High Risk Pregnancy

High risk pregnancy definitions and information
A comprehensive list of high-risk pregnancy causes, treatments, and symptoms.
Bed Rest During Pregnancy with Multiples
With the increased risk of complications associated with a multiple birth, many moms require some level of bed rest during their pregnancy. Bed rest could be prescribed to alleviate a potential health risk to the mother (such as pre-eclampsia), or for the babies (such as preterm labor).
High-Risk Pregnancy A-Z
A comprehensive listing of causes, symptoms, and various conditions that may cause high-risk pregnancies.
Seizures during pregnancy
One quarter to one third of women with epilepsy experience an increase in seizure frequency during pregnancy, regardless of seizure type or duration of epilepsy. For women who have been stable and seizure-free, it is likely that they will remain seizure-free during pregnancy as well, given that adequate antiepileptic drug treatment is maintained.
Intrauterine Growth Restriction
Intrauterine growth restriction (IUGR) is a term used to describe a condition in which the fetus is smaller than expected for the number of weeks of pregnancy. Another term for IUGR is fetal growth restriction. Newborn babies with IUGR are often described as small for gestational age (SGA).
Complications of Pregnancy
Although the majority of pregnancies are uneventful, sometimes complications do occur. The following are some of the more common pregnancy complications:
High-Risk Pregnancy
What causes a high-risk pregnancy? Before a woman becomes pregnant, it is important for her to have good nutrition and a healthy lifestyle. Good prenatal care and medical treatment during pregnancy can help prevent complications.
Preeclampsia and Eclampsia
What are preeclampsia and eclampsia? Preeclampsia is a syndrome marked by a sudden increase in the blood pressure of a pregnant woman after the 20th week of pregnancy. It can affect the mother?s kidney, liver, and brain. If left untreated, the condition can be fatal for the mother and/or the baby and can lead to long-term health problems. Eclampsia is a more severe form of preeclampsia that can cause seizures and coma in the mother.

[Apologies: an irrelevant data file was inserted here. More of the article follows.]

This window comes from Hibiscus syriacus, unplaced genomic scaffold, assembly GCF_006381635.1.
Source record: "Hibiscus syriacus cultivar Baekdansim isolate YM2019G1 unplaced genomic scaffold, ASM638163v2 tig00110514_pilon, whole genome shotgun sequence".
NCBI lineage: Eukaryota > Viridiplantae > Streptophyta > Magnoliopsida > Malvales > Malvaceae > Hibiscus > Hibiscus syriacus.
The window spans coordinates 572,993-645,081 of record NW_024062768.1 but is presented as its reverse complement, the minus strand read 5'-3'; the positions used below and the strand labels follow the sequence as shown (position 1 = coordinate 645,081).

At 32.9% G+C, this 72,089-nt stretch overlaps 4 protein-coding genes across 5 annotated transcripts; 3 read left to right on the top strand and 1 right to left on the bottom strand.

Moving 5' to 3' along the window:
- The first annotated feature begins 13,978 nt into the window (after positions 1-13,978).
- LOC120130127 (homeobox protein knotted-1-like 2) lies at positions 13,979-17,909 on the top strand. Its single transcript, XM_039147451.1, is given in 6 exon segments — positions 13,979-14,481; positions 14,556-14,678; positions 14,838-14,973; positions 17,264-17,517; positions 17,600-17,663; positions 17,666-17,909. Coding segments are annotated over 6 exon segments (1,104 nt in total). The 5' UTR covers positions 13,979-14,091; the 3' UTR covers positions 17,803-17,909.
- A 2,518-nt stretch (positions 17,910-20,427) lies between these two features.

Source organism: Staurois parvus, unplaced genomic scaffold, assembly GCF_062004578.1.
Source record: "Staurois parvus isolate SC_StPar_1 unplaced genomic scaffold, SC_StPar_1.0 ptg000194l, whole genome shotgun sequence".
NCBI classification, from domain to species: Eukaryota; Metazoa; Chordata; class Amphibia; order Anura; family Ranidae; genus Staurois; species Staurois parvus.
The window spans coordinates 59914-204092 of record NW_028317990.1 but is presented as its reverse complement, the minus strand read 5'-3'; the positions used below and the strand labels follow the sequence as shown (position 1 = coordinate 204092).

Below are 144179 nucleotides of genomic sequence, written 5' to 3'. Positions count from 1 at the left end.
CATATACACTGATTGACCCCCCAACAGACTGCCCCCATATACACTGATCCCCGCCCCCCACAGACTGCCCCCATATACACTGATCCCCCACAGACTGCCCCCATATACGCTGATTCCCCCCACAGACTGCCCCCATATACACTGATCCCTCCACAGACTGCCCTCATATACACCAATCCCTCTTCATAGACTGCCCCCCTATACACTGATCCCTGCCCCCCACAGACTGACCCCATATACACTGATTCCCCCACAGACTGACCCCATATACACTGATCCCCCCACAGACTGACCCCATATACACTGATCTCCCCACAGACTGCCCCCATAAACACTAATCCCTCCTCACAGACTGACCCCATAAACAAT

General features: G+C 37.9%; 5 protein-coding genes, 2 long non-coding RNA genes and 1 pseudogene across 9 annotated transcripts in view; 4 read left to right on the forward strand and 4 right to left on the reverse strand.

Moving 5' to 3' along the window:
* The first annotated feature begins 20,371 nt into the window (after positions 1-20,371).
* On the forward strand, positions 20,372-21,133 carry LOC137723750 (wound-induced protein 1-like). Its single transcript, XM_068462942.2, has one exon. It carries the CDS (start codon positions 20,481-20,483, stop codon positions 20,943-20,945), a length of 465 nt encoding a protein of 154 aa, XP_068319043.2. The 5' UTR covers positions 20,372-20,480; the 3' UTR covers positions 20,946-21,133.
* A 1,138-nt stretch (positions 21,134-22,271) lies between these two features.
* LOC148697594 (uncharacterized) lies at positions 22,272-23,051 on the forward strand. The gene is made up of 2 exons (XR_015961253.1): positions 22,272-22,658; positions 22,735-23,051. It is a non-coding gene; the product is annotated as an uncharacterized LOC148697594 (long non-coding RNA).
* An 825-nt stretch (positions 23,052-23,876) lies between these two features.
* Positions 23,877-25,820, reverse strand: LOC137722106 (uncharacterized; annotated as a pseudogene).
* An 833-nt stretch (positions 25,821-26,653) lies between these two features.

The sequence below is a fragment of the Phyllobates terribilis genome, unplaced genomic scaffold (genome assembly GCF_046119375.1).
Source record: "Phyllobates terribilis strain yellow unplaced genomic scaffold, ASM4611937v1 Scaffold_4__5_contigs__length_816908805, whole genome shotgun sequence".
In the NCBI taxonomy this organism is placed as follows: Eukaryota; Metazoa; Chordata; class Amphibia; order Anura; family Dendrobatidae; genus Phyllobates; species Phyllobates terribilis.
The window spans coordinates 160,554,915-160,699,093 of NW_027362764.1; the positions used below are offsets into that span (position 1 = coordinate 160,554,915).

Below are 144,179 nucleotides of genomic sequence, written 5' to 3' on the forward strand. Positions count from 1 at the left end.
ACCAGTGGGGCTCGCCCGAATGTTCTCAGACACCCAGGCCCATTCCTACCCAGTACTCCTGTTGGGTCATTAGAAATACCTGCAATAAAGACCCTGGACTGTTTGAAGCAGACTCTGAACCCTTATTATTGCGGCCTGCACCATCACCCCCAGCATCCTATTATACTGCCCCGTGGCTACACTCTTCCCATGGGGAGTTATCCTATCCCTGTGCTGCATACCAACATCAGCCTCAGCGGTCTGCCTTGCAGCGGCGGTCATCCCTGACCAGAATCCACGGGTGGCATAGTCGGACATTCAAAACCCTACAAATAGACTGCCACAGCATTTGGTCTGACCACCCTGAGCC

What is preeclampsia? Preeclampsia, also known as toxemia, is a complex disorder that affects about 5 to 8 percent of pregnant women. You're diagnosed with preeclampsia if you have high blood pressure and protein in your urine after 20 weeks of pregnancy. The condition most commonly shows up after you've reached 37 weeks, but it can develop any time in the second half of pregnancy, as well as during labor or even after delivery (usually in the first 24 to 48 hours). It's also possible to get preeclampsia before 20 weeks, but only in rare cases, such as with a molar pregnancy. Preeclampsia can range from mild to severe, and it can progress slowly or rapidly. The only way to get better is to deliver your baby.
Amniotic Fluid Abnormalities
The amniotic fluid that surrounds a developing baby plays a crucial role in normal development. This clear-colored liquid cushions and protects the baby and provides it with fluids. By the second trimester, the baby is able to breathe the fluid into his lungs and to swallow it, promoting normal growth and development of the lungs and gastrointestinal system. Amniotic fluid also allows the baby to move around, which aids in normal development of muscle and bone.

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